Keywords: regional convergence, economic and social cohesion, regional programmes and policies, territorial disparities, evaluation
    JEL: R11 R12 F02
    Date: 2013–12
  19. By: Spermann, Alexander (IZA)
    Abstract: Lifelong learning represents a key response to the demographic challenge in Germany. In terms of professional success, not only hard skills but also soft skills hold importance. Indeed, the OECD competence tests PISA and PIAAC have come to the fore, although acquired skills are still relevant. Given the increasing skills shortages and the reduced half-life of qualifications, training continues to gain importance, including in the context of employer branding and companies’ corporate social responsibility activities. However, there is no linking of skills acquired through training with the automatic acquisition of qualifications. In this respect, online portals involving competency tests for young and old in connection with major credit points could play an important role.
    Keywords: demography, lifelong learning, competencies, hard skills, soft skills
    JEL: D83 I23 J11 J14 R20
    Date: 2014–05
  20. By: Beuchert, Louise Voldby (Aarhus University); Humlum, Maria Knoth (Aarhus University); Vejlin, Rune Majlund (Aarhus University)
    Abstract: We study the relationship between the length of maternity leave and the physical and psychological health of the family. Using a reform of the parental leave scheme in Denmark that increased the number of weeks of leave with full benefit compensation, we estimate the effect of the length of maternity leave on a range of health indicators including the number of hospital admissions for both mother and child and the probability of the mother receiving antidepressants. The reform led to an increase in average post-birth maternity leave of 32 days. We find limited evidence that the increase in the length of maternity leave matters for child or maternal health outcomes and thus we complement the existing evidence on maternity leave expansions that tends to find limited effects on children's later developmental, educational, and labor market outcomes. Our results suggest that any beneficial effects of increasing the length of maternity leave are greater for low-resource families.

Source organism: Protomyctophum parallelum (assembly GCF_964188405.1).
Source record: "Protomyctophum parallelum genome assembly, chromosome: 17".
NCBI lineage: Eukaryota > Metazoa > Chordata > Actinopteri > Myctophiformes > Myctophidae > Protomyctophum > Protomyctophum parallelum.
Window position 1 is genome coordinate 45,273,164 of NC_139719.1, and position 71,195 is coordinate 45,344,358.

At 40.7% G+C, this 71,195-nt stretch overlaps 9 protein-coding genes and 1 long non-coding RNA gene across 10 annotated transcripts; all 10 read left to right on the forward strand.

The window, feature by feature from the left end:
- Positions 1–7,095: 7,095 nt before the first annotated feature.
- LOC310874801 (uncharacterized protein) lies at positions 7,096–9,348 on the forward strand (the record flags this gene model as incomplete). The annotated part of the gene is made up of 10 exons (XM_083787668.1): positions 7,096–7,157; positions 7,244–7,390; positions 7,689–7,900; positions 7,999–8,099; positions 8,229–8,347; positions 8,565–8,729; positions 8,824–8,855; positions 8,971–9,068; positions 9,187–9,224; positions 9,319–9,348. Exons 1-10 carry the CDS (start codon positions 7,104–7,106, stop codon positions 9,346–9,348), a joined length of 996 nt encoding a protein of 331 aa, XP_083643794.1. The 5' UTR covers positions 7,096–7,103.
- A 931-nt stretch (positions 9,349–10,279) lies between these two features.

Keywords: maternity leave, family health, regression-discontinuity
    JEL: I18 J13 J18
    Date: 2014–05
  21. By: Javier Diaz Gimenez (IESE Business School); Julian Diaz Saavedra (Department of Economic Theory and Economic History, University of Granada.)
    Abstract: We use an overlapping generations model economy with endogenous retirement to study the 2011 and 2013 reforms of the Spanish public pension system. We nd that this latest reforms, which extend the number of years os contributions used to compute the pensions, delay the retirement ages, introduce two sustainability factors, and eectively transform the Spanish pay-as-yougo system into a dened-contribution system, succeed in making Spanish pensions sustainable until 2037, but they fail to do so afterwards. The success until 2037 is achieved reducing the real value of the average pension and leaving the many loopholes of the contributivity and the transparency of the system unchanged. This reduction in pensions is progressive and, by 2037, the average pension will be approximately 20 percent smaller in real terms than what it would have been under the pension rules prevailing in 2010. The 2013 pension reform fails after 2037 because, from that year onwards, approximately 50 percent of the Spanish retirees will be paid the minimum pension, which is exempt from the sustainability factors. We conjecture that further reforms lurk in the future of Spanish pensions.
    Keywords: Computable general equilibrium, social security reform, retirement.
    JEL: C68 H55 J26
    Date: 2014–05–27